We have been following the continued slow disintegration of the historically rich, but budget poor, Battleship Texasfor several years now. The over 100 year old battleship is the oldest remaining dreadnought battleship and only one of six surviving ships to have served in both World War I and World War II. She is also continually on the verge of sinking at her berth in the Buffalo Bayou in Harris County, Texas.
Hokulea, the first voyaging canoe in 600 years, sailed back to Hawaii last week, completing an epic three year 40,000 mile circumnavigation. Hokulea and her crew were greeted by fellow voyaging canoes, hundreds of other water craft and an estimated 25,000 well wishers.
While the big show at the America’s Cup races in Bermuda are the AC50s, the high-tech foiling catamarans literally flying across the courses, one might be excused for a sense of falling into a time warp, as just off the island, a fleet of J boats, grand racing yachts from another era, compete against each other, as if from another time.
After a lively competition, in a replay of the 2013 America’s Cup, the AC50 foiling cat, Emirates Team New Zealand (ETNZ), was chosen again as the challenger to Oracle Team USA. And also like 2013, ETNZ has started off beating the defender in the first four races. It remains to be seen if Oracle can make a dramatic comeback, as they did in 2013 to retain the Cup. Racing between Oracle and ETNZ begins again this weekend.
gCaptain’s Captain John Konrad has a excellent post today that describes in detail why he believes that the destroyerUSS Fitzgerald was at fault in its recent collision with the container ship ACX Crystal. He suggests a simple rule for avoiding collisions with Navy warships is missing: “If it’s grey stay away.”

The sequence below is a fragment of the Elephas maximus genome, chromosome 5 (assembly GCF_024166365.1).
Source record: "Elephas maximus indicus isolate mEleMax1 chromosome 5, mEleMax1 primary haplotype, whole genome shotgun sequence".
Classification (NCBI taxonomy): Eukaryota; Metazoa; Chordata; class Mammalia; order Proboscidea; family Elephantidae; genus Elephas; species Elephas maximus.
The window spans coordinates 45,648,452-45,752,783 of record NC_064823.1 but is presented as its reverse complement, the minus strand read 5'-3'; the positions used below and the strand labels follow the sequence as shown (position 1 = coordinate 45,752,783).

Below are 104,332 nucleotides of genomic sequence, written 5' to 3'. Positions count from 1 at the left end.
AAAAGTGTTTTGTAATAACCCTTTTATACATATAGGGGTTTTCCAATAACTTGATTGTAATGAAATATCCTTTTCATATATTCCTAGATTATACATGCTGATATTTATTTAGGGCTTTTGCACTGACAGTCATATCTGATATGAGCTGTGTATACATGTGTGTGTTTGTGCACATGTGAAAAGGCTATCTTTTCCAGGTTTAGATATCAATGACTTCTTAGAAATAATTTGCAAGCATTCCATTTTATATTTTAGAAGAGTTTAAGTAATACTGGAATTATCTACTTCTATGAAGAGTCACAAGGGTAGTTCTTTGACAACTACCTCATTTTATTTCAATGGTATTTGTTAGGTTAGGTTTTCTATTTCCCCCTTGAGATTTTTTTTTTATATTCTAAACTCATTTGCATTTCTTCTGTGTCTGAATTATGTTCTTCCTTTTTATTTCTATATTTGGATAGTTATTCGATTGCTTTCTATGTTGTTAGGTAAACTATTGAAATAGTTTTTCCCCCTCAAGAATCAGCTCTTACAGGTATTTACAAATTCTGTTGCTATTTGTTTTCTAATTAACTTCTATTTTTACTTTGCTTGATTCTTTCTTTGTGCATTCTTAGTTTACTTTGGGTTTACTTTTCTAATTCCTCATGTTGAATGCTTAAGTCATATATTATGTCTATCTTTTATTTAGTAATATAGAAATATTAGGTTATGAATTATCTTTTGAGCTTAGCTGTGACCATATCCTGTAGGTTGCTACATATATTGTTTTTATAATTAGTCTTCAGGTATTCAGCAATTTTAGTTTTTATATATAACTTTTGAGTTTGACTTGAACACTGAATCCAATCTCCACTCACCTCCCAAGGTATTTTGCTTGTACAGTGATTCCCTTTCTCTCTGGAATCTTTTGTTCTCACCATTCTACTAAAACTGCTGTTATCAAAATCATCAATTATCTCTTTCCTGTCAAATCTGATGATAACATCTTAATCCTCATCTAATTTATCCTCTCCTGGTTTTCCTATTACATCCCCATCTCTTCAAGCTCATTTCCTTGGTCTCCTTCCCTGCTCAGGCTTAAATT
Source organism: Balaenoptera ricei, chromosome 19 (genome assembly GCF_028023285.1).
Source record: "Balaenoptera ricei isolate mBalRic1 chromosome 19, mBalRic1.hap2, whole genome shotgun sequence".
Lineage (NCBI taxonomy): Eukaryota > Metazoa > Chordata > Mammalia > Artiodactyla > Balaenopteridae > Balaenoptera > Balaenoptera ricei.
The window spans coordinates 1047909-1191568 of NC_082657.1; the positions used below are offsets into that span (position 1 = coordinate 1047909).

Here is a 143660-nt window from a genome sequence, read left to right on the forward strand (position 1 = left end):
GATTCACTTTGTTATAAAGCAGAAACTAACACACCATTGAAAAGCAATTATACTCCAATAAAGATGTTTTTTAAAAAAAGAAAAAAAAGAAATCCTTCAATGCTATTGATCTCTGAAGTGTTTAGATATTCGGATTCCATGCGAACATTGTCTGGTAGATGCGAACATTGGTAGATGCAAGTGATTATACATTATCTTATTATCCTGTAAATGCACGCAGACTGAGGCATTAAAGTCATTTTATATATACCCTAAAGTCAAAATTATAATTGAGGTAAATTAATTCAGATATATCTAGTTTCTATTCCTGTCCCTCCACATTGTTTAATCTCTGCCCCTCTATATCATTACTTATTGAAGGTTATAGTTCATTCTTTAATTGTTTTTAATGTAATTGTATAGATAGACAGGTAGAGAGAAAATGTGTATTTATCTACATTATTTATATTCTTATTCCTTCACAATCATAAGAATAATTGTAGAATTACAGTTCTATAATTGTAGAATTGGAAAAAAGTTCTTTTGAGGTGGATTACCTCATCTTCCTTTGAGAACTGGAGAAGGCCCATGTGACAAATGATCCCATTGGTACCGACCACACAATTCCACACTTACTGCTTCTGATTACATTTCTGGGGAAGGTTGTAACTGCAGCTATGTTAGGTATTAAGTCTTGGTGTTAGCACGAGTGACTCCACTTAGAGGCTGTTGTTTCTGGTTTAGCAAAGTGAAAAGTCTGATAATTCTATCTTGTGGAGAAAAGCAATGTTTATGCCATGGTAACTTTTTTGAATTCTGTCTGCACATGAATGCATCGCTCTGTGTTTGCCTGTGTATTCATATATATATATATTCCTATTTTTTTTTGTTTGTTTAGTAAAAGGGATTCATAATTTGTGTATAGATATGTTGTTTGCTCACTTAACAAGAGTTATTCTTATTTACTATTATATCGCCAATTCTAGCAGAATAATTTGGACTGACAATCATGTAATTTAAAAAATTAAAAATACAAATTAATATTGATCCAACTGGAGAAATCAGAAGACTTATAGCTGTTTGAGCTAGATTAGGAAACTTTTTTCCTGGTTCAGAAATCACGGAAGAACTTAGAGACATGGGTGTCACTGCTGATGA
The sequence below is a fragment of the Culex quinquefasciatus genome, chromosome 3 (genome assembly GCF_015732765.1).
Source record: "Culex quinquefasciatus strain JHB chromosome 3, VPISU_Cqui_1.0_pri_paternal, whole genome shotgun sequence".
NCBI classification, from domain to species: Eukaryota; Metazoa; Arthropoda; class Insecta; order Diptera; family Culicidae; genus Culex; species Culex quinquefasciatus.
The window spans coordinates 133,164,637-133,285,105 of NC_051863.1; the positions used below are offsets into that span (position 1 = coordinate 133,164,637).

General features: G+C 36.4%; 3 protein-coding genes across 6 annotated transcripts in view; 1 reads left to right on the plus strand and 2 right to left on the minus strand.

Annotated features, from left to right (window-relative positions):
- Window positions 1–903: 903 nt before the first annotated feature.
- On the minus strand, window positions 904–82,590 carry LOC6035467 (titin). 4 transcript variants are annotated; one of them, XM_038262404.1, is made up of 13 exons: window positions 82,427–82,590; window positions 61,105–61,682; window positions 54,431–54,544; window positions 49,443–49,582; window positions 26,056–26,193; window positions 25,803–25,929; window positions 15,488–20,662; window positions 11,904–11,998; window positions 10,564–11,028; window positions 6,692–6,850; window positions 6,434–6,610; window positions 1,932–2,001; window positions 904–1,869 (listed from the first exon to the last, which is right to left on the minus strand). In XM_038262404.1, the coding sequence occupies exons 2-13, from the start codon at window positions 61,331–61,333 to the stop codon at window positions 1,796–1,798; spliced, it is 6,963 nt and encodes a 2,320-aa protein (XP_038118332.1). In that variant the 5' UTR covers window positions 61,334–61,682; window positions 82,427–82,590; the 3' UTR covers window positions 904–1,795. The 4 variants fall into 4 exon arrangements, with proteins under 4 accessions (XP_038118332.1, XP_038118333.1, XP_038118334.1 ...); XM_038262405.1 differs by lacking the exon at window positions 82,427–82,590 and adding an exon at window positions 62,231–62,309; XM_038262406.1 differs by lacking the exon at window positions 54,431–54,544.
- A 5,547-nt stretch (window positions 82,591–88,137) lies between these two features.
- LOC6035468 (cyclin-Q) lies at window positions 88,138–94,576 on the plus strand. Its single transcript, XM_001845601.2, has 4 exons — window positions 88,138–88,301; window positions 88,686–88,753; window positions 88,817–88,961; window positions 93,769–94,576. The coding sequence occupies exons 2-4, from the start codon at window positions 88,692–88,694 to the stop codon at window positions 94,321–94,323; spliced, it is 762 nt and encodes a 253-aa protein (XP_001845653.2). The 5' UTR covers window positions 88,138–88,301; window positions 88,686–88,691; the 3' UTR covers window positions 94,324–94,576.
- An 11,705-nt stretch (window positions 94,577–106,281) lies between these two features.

Konrad details the likely communications failures on the Fitzgerald, which are endemic on most Navy ships. He also describes the difference in training and focus of the merchant versus the naval captain, as well as the resources available to and responsibilities of each. And, no, he does not argue that the USS Fitzgerald was solely at fault. As he points out, “Under COLREGS, whenever two ships touch each other, both ships are to blame.”
Rather than quote specific passages of the post, go to gCaptain to read it in full. It is worth reading.
The one thing we can say for certain is that we do not have all the facts surrounding the collision between the guided-missile destroyer USS Fitzgerald and the Philippine container ship ACX Crystal . The collision nearly sank the destroyer, killed seven sailors and injured three more, including the ship’s captain. Of course, facts, whether we have them or we don’t, do nothing to inhibit the conspiracy theorists. Conspiracy theories are already developing about the recent collision.